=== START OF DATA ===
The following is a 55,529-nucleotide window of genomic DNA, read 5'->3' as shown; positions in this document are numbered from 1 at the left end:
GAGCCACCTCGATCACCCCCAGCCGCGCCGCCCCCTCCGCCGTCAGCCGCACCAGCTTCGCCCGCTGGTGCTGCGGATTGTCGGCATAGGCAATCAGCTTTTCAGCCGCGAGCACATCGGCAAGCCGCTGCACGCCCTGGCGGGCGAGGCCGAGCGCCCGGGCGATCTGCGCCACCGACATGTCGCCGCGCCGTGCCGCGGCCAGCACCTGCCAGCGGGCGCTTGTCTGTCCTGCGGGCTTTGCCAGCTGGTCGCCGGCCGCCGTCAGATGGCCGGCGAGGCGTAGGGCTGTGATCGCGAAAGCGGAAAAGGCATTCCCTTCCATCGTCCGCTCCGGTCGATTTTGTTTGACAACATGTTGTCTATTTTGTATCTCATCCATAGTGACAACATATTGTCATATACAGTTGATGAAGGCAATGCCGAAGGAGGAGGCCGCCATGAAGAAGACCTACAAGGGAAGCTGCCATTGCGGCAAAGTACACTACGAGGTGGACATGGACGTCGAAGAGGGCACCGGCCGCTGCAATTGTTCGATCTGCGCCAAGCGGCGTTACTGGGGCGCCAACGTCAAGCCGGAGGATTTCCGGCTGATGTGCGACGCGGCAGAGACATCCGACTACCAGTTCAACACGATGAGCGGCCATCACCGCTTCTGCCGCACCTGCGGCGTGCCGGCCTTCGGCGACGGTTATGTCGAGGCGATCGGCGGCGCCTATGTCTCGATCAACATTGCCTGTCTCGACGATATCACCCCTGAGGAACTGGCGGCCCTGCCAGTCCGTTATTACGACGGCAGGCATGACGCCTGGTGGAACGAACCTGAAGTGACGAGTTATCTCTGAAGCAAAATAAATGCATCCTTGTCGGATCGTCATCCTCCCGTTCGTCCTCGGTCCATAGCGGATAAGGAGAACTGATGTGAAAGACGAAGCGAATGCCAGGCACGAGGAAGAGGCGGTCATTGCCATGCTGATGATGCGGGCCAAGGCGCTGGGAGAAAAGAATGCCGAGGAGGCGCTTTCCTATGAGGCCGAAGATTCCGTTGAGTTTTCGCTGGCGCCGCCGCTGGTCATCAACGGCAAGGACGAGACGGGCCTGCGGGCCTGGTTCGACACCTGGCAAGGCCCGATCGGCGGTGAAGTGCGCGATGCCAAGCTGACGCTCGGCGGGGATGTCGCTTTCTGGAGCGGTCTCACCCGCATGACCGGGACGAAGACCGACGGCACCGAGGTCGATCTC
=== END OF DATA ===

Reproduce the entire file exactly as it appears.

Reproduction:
The following is a 55,529-nucleotide window of genomic DNA, read 5'->3' as shown; positions in this document are numbered from 1 at the left end:
GAGCCACCTCGATCACCCCCAGCCGCGCCGCCCCCTCCGCCGTCAGCCGCACCAGCTTCGCCCGCTGGTGCTGCGGATTGTCGGCATAGGCAATCAGCTTTTCAGCCGCGAGCACATCGGCAAGCCGCTGCACGCCCTGGCGGGCGAGGCCGAGCGCCCGGGCGATCTGCGCCACCGACATGTCGCCGCGCCGTGCCGCGGCCAGCACCTGCCAGCGGGCGCTTGTCTGTCCTGCGGGCTTTGCCAGCTGGTCGCCGGCCGCCGTCAGATGGCCGGCGAGGCGTAGGGCTGTGATCGCGAAAGCGGAAAAGGCATTCCCTTCCATCGTCCGCTCCGGTCGATTTTGTTTGACAACATGTTGTCTATTTTGTATCTCATCCATAGTGACAACATATTGTCATATACAGTTGATGAAGGCAATGCCGAAGGAGGAGGCCGCCATGAAGAAGACCTACAAGGGAAGCTGCCATTGCGGCAAAGTACACTACGAGGTGGACATGGACGTCGAAGAGGGCACCGGCCGCTGCAATTGTTCGATCTGCGCCAAGCGGCGTTACTGGGGCGCCAACGTCAAGCCGGAGGATTTCCGGCTGATGTGCGACGCGGCAGAGACATCCGACTACCAGTTCAACACGATGAGCGGCCATCACCGCTTCTGCCGCACCTGCGGCGTGCCGGCCTTCGGCGACGGTTATGTCGAGGCGATCGGCGGCGCCTATGTCTCGATCAACATTGCCTGTCTCGACGATATCACCCCTGAGGAACTGGCGGCCCTGCCAGTCCGTTATTACGACGGCAGGCATGACGCCTGGTGGAACGAACCTGAAGTGACGAGTTATCTCTGAAGCAAAATAAATGCATCCTTGTCGGATCGTCATCCTCCCGTTCGTCCTCGGTCCATAGCGGATAAGGAGAACTGATGTGAAAGACGAAGCGAATGCCAGGCACGAGGAAGAGGCGGTCATTGCCATGCTGATGATGCGGGCCAAGGCGCTGGGAGAAAAGAATGCCGAGGAGGCGCTTTCCTATGAGGCCGAAGATTCCGTTGAGTTTTCGCTGGCGCCGCCGCTGGTCATCAACGGCAAGGACGAGACGGGCCTGCGGGCCTGGTTCGACACCTGGCAAGGCCCGATCGGCGGTGAAGTGCGCGATGCCAAGCTGACGCTCGGCGGGGATGTCGCTTTCTGGAGCGGTCTCACCCGCATGACCGGGACGAAGACCGACGGCACCGAGGTCGATCTC